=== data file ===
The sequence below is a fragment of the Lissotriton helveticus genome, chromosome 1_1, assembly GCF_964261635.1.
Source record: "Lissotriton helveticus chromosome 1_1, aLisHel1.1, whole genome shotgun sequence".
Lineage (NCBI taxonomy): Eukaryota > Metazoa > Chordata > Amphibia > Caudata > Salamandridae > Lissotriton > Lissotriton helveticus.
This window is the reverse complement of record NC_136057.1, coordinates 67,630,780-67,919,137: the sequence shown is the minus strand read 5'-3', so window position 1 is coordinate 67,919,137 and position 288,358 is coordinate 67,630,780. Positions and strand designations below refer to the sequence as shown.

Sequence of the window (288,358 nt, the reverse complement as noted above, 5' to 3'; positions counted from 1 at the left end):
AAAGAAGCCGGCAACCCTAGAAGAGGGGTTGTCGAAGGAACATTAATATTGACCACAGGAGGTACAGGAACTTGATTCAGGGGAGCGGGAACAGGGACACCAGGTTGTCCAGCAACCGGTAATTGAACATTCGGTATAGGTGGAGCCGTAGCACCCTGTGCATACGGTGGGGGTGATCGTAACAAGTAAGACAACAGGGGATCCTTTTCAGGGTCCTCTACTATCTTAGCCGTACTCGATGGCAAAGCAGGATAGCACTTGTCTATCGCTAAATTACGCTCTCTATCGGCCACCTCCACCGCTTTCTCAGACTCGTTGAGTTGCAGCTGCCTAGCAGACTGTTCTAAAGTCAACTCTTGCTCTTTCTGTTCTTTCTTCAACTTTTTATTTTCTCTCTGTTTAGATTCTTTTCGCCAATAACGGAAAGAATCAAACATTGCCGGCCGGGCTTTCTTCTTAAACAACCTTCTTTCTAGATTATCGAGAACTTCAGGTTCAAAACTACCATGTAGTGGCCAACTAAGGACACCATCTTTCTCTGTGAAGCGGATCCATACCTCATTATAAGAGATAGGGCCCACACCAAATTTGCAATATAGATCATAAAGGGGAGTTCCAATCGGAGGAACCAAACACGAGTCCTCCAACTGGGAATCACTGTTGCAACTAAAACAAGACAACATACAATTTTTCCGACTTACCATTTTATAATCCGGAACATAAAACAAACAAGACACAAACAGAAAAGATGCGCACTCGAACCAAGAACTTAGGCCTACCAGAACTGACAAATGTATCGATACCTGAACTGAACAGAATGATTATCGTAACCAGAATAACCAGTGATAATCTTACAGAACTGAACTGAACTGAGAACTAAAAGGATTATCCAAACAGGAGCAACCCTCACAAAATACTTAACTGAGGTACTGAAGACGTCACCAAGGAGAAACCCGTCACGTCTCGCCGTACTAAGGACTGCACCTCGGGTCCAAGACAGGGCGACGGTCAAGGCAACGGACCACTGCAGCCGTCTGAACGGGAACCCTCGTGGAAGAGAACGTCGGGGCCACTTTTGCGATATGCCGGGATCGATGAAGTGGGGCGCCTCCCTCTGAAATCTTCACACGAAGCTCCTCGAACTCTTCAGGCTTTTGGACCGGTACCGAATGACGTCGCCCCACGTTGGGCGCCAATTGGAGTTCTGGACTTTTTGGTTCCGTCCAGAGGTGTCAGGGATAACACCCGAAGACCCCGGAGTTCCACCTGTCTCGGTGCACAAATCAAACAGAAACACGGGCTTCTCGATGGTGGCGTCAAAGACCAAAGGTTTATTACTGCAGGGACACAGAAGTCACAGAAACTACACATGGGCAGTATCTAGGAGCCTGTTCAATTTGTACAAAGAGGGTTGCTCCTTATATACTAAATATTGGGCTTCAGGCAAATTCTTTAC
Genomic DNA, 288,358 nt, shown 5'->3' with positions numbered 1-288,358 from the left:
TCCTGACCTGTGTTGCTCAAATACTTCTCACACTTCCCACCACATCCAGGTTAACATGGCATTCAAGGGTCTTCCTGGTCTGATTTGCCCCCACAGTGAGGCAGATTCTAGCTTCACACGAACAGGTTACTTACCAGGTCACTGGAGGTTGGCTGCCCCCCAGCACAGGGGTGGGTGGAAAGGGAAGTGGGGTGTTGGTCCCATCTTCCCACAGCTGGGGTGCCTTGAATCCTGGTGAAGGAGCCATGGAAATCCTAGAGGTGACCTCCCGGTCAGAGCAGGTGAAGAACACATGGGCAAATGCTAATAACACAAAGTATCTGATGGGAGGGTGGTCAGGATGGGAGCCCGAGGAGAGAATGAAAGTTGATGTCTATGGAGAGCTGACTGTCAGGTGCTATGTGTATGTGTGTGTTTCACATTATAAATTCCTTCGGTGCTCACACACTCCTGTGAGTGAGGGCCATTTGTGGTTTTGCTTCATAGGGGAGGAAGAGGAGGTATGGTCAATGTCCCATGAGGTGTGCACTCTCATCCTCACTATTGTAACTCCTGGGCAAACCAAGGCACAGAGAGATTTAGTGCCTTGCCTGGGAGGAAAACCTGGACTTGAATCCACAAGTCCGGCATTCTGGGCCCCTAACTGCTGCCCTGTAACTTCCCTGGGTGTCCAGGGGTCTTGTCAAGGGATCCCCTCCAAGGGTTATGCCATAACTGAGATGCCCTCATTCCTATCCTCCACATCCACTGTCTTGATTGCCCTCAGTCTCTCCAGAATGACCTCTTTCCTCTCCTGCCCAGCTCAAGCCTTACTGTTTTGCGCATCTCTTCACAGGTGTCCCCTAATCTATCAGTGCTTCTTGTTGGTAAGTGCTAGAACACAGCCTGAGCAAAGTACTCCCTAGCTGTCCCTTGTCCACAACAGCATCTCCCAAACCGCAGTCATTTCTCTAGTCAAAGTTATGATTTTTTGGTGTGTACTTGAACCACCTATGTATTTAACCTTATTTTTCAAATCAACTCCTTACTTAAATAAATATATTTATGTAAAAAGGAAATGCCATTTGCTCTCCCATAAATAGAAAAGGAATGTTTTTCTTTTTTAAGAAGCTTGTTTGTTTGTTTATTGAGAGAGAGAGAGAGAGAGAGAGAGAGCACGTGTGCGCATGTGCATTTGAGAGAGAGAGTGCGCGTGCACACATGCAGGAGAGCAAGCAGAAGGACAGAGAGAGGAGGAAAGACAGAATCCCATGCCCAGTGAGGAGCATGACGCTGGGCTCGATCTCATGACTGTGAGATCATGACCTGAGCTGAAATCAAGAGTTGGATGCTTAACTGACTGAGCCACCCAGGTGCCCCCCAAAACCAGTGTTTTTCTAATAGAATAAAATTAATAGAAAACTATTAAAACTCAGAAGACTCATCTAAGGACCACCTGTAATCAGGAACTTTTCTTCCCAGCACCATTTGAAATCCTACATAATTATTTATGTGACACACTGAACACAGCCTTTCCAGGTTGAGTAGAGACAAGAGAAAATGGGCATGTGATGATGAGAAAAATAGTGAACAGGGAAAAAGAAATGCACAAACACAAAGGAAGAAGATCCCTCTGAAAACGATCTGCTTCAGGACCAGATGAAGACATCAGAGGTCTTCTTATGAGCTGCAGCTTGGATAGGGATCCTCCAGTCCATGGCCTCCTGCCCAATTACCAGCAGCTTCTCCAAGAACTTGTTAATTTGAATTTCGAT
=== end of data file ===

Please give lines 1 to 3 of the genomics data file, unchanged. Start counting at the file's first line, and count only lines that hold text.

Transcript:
The sequence below is a fragment of the Lissotriton helveticus genome, chromosome 1_1, assembly GCF_964261635.1.
Source record: "Lissotriton helveticus chromosome 1_1, aLisHel1.1, whole genome shotgun sequence".
Lineage (NCBI taxonomy): Eukaryota > Metazoa > Chordata > Amphibia > Caudata > Salamandridae > Lissotriton > Lissotriton helveticus.